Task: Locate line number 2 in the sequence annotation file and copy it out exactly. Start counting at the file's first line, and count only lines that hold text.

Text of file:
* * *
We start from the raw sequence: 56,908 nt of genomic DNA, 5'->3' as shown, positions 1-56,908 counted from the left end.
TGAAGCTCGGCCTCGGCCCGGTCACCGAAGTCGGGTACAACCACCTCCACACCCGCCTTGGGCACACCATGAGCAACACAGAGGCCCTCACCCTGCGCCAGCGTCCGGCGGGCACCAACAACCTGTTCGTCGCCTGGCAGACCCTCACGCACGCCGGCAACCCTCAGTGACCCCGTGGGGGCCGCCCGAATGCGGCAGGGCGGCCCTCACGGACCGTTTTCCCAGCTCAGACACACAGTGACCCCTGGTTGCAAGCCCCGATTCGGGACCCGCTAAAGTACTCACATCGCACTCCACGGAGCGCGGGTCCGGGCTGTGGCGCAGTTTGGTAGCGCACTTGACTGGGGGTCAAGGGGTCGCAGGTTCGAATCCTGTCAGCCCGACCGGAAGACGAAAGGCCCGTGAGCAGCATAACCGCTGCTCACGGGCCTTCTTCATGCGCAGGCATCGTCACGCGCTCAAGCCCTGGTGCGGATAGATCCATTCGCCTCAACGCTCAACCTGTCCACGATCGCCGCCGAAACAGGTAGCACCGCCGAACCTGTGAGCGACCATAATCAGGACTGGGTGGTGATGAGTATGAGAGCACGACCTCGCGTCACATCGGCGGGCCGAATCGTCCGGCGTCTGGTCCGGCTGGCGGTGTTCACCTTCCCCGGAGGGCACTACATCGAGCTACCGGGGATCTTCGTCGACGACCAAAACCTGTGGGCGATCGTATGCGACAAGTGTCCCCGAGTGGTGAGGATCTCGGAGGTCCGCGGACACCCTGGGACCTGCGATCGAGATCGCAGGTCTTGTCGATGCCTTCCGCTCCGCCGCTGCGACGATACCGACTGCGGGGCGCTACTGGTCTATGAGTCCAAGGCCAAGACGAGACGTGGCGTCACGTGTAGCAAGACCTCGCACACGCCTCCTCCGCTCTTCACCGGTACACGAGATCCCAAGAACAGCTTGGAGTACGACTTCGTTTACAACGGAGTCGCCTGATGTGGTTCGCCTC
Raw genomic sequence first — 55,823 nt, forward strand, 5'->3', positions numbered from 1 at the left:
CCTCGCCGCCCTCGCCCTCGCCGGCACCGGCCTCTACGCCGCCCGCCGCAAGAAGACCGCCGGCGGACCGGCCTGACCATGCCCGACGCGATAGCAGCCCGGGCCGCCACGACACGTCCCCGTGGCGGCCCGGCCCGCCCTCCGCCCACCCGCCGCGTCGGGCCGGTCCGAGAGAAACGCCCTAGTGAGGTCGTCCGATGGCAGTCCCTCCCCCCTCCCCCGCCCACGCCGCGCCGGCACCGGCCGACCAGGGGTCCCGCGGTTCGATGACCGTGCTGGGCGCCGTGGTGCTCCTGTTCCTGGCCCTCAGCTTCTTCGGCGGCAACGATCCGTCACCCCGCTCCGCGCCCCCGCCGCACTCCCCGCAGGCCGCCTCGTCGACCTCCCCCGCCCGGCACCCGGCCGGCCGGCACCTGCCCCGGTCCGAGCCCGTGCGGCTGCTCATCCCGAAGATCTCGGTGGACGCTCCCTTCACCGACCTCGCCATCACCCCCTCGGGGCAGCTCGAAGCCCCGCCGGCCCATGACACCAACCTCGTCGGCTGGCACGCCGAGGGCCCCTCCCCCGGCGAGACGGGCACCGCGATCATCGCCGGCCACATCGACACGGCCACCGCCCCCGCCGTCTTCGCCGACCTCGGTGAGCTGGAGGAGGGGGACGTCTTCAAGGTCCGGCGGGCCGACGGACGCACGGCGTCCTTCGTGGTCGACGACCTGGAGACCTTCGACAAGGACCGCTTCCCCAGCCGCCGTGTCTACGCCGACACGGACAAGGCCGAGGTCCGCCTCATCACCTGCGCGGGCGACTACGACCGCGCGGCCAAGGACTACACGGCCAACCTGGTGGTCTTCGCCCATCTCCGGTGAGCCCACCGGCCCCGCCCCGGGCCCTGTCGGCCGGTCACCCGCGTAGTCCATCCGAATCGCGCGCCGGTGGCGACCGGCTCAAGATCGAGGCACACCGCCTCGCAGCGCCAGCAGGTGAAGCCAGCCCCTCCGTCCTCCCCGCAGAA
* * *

TGAAGCTCGGCCTCGGCCCGGTCACCGAAGTCGGGTACAACCACCTCCACACCCGCCTTGGGCACACCATGAGCAACACAGAGGCCCTCACCCTGCGCCAGCGTCCGGCGGGCACCAACAACCTGTTCGTCGCCTGGCAGACCCTCACGCACGCCGGCAACCCTCAGTGACCCCGTGGGGGCCGCCCGAATGCGGCAGGGCGGCCCTCACGGACCGTTTTCCCAGCTCAGACACACAGTGACCCCTGGTTGCAAGCCCCGATTCGGGACCCGCTAAAGTACTCACATCGCACTCCACGGAGCGCGGGTCCGGGCTGTGGCGCAGTTTGGTAGCGCACTTGACTGGGGGTCAAGGGGTCGCAGGTTCGAATCCTGTCAGCCCGACCGGAAGACGAAAGGCCCGTGAGCAGCATAACCGCTGCTCACGGGCCTTCTTCATGCGCAGGCATCGTCACGCGCTCAAGCCCTGGTGCGGATAGATCCATTCGCCTCAACGCTCAACCTGTCCACGATCGCCGCCGAAACAGGTAGCACCGCCGAACCTGTGAGCGACCATAATCAGGACTGGGTGGTGATGAGTATGAGAGCACGACCTCGCGTCACATCGGCGGGCCGAATCGTCCGGCGTCTGGTCCGGCTGGCGGTGTTCACCTTCCCCGGAGGGCACTACATCGAGCTACCGGGGATCTTCGTCGACGACCAAAACCTGTGGGCGATCGTATGCGACAAGTGTCCCCGAGTGGTGAGGATCTCGGAGGTCCGCGGACACCCTGGGACCTGCGATCGAGATCGCAGGTCTTGTCGATGCCTTCCGCTCCGCCGCTGCGACGATACCGACTGCGGGGCGCTACTGGTCTATGAGTCCAAGGCCAAGACGAGACGTGGCGTCACGTGTAGCAAGACCTCGCACACGCCTCCTCCGCTCTTCACCGGTACACGAGATCCCAAGAACAGCTTGGAGTACGACTTCGTTTACAACGGAGTCGCCTGATGTGGTTCGCCTC